The most direct route for an investment or trading position in copper is via the futures or futures options on the LME or COMEX division of the CME. Shares of copper producing companies like FCX, GLNCY, BHP, RIO, and others offer exposure to the price of the red metal but contain additional risks such as management, labor, and policy issues in the areas of the world where they produce the metal, and beta with the overall stock market. Copper is the leader of the metals that trade on the LME, and an environment that lifts the price of copper would likely be bullish for the prices of aluminum and zinc. The Invesco DB Base Metals ETF (DBB) has exposure to all three metals. Then fund summary for DBB states:
The investment seeks to track the DBIQ Optimum Yield Industrial Metals Index Excess Return™ (DBIQ-OY Industrial Metals ER™), which is intended to reflect the base metals sector. The index Commodities consist of Aluminum, Zinc and Copper - Grade A.
The most recent top holdings of the ETF include:
Source: Yahoo Finance
The bearish price action in the base metals sector has weighed on the value of the DBB ETF since mid-April.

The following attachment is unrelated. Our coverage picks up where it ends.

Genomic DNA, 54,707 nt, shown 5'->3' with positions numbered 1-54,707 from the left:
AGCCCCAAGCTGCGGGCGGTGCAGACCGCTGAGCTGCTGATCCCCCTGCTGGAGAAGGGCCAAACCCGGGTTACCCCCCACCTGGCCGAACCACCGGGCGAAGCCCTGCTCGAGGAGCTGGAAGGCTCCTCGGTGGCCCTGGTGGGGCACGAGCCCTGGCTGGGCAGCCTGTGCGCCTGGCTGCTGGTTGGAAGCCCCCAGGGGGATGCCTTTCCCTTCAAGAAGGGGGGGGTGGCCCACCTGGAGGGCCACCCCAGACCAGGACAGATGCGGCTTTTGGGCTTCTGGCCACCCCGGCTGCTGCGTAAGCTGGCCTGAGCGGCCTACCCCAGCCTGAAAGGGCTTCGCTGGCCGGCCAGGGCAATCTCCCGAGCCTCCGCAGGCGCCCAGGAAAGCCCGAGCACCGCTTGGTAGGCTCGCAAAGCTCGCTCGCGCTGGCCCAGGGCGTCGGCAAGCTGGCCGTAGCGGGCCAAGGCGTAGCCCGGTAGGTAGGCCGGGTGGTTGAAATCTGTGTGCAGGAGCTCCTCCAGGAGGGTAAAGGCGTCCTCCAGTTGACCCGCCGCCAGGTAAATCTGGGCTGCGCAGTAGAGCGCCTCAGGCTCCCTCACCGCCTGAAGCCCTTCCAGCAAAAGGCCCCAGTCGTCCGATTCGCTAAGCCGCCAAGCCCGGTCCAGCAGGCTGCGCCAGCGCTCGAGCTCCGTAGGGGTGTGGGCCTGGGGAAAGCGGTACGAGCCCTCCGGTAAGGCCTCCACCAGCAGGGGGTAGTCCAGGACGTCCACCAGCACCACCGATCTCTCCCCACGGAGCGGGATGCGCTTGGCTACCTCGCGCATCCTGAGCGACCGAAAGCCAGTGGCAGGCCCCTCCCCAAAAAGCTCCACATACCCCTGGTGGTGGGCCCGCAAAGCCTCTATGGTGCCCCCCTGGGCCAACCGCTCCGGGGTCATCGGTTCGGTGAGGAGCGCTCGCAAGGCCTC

As the chart shows, the price of DBB declined from $19.94 on April 18 to a low at $15.42 on August 15 and was trading at $16.41 on December 4. The ETF was $1.01 per share off the low of this year and $3.53 under the high.
I will be looking to buy DBB on a scale-down basis during the rocky period of negotiations between the U.S. and China over trade. The low level of stocks, a period of consolidation in copper, and high odds of an eventual deal on trade to avoid a recessionary environment all add up to a favorable risk-reward profile for the copper market as we head into 2019.
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Disclosure: I/we have no positions in any stocks mentioned, and no plans to initiate any positions within the next 72 hours. I wrote this article myself, and it expresses my own opinions. I am not receiving compensation for it (other than from Seeking Alpha). I have no business relationship with any company whose stock is mentioned in this article.
Additional disclosure: The author always has positions in commodities markets in futures, options, ETF/ETN products, and commodity equities. These long and short positions tend to change on an intraday basis.